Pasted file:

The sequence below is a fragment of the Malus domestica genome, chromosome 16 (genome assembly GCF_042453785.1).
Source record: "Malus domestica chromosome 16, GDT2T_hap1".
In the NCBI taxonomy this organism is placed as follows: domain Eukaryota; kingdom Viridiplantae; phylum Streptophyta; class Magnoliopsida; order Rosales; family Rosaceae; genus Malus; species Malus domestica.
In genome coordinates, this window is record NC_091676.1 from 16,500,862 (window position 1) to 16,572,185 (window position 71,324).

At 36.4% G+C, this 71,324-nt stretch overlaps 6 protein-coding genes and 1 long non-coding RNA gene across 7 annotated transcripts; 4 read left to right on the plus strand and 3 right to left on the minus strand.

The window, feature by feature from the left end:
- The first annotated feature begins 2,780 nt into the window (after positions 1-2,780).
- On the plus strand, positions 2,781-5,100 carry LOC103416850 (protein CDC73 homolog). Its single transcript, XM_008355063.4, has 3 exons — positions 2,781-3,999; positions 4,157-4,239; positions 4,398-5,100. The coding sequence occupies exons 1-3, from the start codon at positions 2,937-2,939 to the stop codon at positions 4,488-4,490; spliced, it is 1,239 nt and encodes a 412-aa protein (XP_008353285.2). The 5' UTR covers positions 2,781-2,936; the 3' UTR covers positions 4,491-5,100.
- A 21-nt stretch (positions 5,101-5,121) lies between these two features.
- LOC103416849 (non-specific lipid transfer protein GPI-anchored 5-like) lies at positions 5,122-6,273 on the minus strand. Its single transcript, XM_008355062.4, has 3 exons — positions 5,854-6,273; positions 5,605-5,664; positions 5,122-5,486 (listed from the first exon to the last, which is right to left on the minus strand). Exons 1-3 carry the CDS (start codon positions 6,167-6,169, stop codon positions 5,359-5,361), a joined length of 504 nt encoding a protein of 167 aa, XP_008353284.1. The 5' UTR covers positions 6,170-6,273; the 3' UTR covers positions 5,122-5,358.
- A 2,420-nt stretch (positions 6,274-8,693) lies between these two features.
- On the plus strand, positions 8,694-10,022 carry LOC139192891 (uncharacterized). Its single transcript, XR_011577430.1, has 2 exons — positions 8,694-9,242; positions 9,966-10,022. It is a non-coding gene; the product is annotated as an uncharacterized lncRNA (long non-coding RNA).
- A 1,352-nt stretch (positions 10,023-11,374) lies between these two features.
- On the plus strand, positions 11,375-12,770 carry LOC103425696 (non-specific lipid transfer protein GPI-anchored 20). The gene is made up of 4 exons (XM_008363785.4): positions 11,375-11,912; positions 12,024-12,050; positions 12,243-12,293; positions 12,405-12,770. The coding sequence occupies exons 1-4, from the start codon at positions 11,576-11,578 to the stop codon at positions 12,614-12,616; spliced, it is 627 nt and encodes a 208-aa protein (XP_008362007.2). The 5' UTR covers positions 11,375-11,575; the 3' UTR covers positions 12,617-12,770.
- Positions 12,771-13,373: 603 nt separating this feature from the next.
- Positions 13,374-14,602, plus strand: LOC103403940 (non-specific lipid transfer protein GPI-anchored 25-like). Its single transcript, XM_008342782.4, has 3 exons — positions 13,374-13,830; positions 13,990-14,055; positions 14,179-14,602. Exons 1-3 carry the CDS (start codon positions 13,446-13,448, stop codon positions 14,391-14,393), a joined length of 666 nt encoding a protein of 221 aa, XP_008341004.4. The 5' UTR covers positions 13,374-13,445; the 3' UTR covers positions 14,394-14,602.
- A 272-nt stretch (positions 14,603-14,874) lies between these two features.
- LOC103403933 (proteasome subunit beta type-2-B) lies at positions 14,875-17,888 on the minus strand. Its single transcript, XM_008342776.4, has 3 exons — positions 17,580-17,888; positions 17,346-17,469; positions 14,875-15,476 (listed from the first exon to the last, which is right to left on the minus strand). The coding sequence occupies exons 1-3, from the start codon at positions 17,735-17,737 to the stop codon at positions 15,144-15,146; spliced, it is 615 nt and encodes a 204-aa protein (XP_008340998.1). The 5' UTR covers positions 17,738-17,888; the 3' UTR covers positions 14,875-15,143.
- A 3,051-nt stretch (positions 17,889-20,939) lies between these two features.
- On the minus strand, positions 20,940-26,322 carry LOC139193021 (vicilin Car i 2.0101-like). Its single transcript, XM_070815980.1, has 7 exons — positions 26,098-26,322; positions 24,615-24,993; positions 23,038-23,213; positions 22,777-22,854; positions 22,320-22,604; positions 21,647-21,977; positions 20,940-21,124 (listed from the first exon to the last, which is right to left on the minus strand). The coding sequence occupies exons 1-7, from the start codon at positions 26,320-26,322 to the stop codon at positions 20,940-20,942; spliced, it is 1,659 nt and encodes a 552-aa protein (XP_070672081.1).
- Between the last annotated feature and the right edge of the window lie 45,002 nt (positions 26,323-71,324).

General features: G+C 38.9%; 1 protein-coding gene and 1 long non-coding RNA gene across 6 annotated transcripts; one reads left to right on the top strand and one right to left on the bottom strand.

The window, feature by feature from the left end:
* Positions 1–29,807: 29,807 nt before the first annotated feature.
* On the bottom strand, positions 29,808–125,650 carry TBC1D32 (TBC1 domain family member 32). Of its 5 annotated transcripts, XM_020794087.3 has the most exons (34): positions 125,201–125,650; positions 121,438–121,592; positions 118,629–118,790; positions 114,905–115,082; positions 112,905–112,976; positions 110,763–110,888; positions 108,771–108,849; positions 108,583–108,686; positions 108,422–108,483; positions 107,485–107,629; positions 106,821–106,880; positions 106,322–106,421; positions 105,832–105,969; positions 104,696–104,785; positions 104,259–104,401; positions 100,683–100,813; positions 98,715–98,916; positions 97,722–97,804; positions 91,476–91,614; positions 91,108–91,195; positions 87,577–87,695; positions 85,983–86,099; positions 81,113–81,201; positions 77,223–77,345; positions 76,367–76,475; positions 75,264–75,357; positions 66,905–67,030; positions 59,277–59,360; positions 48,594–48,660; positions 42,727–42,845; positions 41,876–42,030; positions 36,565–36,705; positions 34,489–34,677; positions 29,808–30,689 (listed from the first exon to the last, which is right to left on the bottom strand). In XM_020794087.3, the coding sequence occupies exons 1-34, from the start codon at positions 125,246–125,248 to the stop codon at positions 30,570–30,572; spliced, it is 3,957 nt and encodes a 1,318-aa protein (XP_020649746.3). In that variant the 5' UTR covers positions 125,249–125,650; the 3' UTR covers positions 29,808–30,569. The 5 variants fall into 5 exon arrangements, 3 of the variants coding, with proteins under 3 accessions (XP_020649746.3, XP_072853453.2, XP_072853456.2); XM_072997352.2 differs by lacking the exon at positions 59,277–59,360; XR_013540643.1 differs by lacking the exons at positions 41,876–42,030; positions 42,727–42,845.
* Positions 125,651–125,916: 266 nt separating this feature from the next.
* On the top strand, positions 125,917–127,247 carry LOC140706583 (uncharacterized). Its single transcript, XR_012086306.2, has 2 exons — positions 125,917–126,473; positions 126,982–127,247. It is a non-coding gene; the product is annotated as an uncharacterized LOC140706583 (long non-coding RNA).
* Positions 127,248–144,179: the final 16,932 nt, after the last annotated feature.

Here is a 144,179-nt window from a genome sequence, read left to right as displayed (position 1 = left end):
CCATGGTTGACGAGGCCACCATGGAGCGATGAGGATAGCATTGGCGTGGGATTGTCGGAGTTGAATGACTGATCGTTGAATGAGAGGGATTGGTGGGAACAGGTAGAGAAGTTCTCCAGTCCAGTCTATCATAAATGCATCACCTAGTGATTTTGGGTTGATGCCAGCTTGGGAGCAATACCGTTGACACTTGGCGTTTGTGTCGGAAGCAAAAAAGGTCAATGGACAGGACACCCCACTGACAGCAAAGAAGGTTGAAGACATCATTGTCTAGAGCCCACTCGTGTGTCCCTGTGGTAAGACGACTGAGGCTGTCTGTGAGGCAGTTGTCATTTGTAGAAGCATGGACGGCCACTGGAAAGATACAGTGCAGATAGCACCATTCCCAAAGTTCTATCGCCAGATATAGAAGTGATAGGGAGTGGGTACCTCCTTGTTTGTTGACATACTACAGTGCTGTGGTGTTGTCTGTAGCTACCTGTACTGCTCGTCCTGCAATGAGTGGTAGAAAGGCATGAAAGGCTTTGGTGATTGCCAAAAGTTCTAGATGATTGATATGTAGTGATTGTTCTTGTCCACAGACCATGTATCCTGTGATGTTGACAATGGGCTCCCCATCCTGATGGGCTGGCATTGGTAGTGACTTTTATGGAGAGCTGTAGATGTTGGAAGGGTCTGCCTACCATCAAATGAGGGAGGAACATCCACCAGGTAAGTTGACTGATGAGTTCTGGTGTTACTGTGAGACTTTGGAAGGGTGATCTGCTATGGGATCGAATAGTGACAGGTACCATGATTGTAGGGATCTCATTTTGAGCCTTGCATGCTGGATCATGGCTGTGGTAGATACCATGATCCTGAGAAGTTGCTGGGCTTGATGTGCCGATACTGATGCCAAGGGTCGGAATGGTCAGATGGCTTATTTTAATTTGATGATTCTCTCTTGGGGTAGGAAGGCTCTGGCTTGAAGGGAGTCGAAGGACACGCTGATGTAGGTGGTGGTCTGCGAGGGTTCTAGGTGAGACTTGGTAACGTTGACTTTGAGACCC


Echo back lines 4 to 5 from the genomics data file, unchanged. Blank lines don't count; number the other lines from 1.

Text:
In genome coordinates, this window is record NC_091676.1 from 16,500,862 (window position 1) to 16,572,185 (window position 71,324).

At 36.4% G+C, this 71,324-nt stretch overlaps 6 protein-coding genes and 1 long non-coding RNA gene across 7 annotated transcripts; 4 read left to right on the plus strand and 3 right to left on the minus strand.